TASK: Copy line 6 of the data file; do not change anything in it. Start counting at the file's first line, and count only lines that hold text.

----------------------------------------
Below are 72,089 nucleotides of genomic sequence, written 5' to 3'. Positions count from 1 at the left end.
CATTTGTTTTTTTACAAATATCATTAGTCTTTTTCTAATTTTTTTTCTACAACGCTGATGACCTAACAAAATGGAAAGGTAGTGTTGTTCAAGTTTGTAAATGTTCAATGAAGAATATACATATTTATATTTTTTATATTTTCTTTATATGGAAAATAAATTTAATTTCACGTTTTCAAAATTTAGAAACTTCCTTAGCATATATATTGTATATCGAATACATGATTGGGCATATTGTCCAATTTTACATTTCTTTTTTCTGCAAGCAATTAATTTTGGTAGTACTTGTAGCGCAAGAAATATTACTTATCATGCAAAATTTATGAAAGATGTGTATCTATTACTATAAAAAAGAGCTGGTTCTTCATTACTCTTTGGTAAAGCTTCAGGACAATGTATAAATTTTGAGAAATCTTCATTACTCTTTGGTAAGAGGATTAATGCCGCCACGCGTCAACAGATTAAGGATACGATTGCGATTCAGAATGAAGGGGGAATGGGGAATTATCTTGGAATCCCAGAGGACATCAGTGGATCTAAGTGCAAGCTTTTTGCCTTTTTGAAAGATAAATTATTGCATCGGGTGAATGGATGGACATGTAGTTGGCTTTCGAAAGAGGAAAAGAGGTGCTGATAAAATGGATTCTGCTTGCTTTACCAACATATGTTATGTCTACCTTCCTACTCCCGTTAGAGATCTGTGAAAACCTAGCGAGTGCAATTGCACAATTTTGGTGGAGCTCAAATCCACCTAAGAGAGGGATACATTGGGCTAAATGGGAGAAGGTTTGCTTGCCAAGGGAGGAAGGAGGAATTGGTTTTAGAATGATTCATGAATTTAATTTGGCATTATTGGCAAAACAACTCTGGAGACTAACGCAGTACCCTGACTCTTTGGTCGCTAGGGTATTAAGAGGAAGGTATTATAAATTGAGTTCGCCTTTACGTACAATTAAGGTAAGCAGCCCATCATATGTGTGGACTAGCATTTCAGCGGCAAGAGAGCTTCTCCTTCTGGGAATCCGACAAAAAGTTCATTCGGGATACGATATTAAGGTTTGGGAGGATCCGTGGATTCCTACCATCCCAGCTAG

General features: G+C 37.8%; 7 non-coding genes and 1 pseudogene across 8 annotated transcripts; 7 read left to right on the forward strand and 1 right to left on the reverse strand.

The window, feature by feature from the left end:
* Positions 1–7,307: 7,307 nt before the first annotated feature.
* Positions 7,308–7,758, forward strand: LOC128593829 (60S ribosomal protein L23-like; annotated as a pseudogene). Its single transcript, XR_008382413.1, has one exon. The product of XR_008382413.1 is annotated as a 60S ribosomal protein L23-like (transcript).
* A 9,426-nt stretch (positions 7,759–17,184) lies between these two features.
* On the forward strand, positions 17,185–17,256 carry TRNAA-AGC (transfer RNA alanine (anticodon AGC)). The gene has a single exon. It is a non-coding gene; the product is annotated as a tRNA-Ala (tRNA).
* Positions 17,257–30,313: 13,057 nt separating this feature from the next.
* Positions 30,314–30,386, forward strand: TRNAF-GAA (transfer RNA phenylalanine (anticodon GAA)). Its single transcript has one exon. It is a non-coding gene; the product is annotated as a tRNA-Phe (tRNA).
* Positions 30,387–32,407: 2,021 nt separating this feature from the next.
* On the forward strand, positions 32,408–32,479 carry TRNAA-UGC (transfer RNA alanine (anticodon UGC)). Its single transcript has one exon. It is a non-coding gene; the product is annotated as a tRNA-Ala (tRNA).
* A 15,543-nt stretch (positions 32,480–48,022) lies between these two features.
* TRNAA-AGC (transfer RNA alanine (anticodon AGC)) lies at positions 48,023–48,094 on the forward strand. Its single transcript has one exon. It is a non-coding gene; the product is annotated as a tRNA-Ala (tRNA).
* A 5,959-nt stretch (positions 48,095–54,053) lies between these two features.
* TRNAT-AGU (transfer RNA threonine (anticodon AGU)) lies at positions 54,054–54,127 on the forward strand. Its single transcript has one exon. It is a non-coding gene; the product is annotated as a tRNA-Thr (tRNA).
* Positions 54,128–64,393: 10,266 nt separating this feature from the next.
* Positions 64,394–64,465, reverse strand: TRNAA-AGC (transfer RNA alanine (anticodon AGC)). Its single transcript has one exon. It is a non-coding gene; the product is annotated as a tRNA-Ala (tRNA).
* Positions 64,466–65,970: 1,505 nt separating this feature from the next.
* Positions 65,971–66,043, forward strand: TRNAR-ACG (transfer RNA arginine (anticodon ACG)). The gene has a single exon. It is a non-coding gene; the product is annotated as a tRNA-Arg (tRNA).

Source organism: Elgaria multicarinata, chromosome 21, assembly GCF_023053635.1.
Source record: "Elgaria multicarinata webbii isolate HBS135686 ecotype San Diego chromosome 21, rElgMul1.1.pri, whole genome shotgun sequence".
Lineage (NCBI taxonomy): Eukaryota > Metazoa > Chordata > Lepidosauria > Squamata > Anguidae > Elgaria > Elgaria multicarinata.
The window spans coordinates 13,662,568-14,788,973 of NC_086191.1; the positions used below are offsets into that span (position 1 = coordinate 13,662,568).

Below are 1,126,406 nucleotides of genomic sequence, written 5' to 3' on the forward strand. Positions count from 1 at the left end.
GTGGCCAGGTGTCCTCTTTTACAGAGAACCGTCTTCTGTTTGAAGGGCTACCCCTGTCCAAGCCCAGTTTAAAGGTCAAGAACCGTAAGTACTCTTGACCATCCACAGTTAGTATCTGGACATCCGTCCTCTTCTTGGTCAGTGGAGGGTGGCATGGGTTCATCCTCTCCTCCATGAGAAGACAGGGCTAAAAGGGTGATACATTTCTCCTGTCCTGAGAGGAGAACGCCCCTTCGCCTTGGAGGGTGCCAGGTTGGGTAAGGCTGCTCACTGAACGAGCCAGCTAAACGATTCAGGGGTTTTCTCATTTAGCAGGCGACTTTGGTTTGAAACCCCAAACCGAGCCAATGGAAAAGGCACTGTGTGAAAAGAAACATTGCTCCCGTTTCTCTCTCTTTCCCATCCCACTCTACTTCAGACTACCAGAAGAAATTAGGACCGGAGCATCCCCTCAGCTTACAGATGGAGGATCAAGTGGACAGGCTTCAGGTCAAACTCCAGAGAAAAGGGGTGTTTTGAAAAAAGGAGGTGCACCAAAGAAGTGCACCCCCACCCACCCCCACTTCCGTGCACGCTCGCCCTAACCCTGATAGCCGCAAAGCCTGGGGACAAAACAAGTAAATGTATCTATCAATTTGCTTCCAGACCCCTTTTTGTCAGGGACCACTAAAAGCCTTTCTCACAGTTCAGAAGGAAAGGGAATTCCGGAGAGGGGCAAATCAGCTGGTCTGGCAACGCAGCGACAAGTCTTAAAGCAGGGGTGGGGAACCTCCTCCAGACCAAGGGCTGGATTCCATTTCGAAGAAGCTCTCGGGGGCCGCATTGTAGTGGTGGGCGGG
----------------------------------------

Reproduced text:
* Positions 7,308–7,758, forward strand: LOC128593829 (60S ribosomal protein L23-like; annotated as a pseudogene). Its single transcript, XR_008382413.1, has one exon. The product of XR_008382413.1 is annotated as a 60S ribosomal protein L23-like (transcript).